Party Over Here

TV review by
Melissa Camacho, Common Sense Media
Party Over Here TV Poster Image
Female-focused sketch comedy offers few laughs.

Parents say

No reviews yetAdd your rating

Kids say

No reviews yetAdd your rating

A lot or a little?

The parents' guide to what's in this TV show.

Positive Messages

References to racism, sexism.

Positive Role Models & Representations

Performers are just out for a laugh.

Violence

Occasional pushing, shoving.

Sex

Strong, sometimes crude innuendo. Bathroom humor.

Language

"Damn"; bleeped cursing. 

Consumerism
Drinking, Drugs & Smoking

References to drinking.

What parents need to know

Parents need to know that Party Over Here is a sketch-comedy series that contains some strong sexual innuendo, rare pushing and shoving (that's meant to be humorous), and occasional strong words ("damn") and bleeped curses.

User Reviews

  • Parents say
  • Kids say

There aren't any reviews yet. Be the first to review this title.

There aren't any reviews yet. Be the first to review this title.

What's the story?

PARTY OVER HERE is a sketch-comedy series starring comedians Nicole Byer, Jessica McKenna, and Alison Rich. The trio, who are veterans of the Los Angeles-based comedy group Upright Citizens Brigade, perform in skits about things ranging from falling in love with a yogurt to a suffragette who can't be bothered to vote. In between the comedy shorts, the comedians banter with the studio audience. Adding to the lineup are occasional appearances by the Lonely Island comedy troupe and The Hotwives' Paul Scheer.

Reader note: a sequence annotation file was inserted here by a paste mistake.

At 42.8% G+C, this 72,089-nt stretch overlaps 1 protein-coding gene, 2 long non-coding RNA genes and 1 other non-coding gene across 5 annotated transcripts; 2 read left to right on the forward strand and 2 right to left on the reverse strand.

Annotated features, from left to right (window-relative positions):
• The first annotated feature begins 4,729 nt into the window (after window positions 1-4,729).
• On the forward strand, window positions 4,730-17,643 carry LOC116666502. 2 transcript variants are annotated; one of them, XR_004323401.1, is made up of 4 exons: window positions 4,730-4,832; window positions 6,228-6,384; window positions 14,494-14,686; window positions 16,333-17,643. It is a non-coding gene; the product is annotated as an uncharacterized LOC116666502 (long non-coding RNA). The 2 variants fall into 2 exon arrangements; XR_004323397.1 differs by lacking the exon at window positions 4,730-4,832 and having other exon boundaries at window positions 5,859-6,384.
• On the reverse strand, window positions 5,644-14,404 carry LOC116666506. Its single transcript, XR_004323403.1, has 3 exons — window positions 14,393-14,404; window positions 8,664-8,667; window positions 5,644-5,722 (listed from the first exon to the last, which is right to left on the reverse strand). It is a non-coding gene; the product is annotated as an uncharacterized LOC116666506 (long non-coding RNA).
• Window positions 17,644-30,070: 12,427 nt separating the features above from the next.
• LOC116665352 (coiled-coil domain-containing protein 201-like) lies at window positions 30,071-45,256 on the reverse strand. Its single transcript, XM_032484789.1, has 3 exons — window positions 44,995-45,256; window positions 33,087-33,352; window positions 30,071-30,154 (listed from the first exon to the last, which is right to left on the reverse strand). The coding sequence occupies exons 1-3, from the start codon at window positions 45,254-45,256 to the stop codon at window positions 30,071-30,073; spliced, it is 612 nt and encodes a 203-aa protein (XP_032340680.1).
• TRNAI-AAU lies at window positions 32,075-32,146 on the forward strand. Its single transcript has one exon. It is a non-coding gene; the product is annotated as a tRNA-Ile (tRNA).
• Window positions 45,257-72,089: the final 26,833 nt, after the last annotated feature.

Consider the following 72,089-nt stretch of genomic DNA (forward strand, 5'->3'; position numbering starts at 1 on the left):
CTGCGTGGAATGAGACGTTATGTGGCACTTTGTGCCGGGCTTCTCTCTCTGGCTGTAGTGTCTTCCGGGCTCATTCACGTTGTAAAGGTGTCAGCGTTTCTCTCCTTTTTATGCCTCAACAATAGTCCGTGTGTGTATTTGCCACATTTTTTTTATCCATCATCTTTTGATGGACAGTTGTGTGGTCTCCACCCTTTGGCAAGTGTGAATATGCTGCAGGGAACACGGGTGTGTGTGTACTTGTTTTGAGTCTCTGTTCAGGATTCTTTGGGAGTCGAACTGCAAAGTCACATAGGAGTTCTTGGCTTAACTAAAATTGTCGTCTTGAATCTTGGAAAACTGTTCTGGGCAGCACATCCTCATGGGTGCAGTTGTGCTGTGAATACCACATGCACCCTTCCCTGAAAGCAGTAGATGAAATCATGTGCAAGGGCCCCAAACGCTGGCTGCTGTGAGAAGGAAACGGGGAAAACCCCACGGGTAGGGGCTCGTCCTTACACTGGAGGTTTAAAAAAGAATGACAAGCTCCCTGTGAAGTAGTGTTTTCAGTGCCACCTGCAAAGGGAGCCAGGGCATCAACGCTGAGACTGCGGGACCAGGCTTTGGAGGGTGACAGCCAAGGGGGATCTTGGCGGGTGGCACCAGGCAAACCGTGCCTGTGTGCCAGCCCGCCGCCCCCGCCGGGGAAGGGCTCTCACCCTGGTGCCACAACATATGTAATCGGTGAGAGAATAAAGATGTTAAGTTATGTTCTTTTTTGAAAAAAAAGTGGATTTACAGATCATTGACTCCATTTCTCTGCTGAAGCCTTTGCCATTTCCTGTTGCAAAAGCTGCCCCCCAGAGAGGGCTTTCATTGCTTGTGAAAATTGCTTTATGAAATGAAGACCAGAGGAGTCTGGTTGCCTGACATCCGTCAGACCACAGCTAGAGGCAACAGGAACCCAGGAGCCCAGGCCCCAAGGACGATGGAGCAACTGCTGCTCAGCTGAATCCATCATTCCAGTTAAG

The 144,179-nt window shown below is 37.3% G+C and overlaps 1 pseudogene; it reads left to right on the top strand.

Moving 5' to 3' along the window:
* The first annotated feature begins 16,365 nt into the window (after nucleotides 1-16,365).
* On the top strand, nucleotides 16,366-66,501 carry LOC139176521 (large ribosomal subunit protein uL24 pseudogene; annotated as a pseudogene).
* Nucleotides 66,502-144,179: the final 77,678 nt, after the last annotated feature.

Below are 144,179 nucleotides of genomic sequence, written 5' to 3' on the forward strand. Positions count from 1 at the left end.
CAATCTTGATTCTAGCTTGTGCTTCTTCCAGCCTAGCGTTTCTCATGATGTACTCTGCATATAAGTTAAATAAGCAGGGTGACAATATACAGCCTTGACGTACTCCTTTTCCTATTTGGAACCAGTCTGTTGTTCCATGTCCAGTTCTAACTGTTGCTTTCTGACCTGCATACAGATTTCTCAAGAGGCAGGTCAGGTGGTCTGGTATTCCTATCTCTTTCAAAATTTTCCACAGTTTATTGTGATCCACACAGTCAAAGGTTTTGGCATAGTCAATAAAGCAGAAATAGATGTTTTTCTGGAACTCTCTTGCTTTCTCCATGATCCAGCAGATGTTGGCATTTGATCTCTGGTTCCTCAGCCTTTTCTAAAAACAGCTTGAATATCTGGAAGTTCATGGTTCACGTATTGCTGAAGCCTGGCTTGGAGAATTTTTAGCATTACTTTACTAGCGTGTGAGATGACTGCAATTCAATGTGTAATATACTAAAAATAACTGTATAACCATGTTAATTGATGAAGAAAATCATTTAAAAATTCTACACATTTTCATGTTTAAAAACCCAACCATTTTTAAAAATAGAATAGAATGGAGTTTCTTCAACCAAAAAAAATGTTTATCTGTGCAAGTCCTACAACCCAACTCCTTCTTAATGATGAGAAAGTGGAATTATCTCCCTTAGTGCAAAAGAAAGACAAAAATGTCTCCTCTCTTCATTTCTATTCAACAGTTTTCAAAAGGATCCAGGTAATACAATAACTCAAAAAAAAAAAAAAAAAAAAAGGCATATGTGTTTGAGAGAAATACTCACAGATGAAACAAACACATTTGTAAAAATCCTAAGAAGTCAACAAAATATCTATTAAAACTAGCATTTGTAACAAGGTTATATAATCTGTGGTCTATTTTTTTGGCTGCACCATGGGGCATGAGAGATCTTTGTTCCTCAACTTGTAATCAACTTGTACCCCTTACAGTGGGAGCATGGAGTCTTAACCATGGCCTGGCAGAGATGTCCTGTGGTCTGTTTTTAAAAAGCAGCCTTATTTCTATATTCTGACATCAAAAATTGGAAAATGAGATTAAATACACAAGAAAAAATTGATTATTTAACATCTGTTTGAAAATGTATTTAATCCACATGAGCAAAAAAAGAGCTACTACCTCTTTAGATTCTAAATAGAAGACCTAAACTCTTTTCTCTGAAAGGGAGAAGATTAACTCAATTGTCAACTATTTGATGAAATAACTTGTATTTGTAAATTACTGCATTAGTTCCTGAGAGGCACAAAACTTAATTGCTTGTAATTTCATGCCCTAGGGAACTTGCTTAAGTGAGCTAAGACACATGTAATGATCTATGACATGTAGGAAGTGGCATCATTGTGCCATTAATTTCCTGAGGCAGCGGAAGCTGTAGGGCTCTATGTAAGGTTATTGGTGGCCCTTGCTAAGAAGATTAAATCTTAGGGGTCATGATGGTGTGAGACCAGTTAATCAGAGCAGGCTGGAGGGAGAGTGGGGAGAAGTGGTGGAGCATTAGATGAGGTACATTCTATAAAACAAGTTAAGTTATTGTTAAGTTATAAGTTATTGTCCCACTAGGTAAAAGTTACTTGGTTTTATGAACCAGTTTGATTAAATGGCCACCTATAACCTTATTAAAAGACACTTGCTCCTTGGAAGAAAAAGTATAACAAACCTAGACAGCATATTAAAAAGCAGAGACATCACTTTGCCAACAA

Is it any good?

This lukewarm series offers a combination of sketches and on-stage gags designed to elicit laughs. But much of the humor falls flat as the jokes go too long, are too obvious, or are just plain silly.

The female trio is likable, even if they don't seem to have a lot of chemistry when they're together. Nonetheless, despite the energy brought in by other comedians, this just isn't enough to make the overall show very funny.

Talk to your kids about ...

  • Families can talk about sketch comedy. What makes it different from stand-up, improv, or other kinds of comedic performances? Does the way you perform sketch comedy change if it's performed for a TV audience? 

  • Who determines what is funny (and what isn't)? Can humor ever go too far?

TV details

For kids who love comedy

Our editors recommend

Common Sense Media's unbiased ratings are created by expert reviewers and aren't influenced by the product's creators or by any of our funders, affiliates, or partners.

See how we rate

About these links

Common Sense Media, a nonprofit organization, earns a small affiliate fee from Amazon or iTunes when you use our links to make a purchase. Thank you for your support.

Read more

Our ratings are based on child development best practices. We display the minimum age for which content is developmentally appropriate. The star rating reflects overall quality and learning potential.

Learn how we rate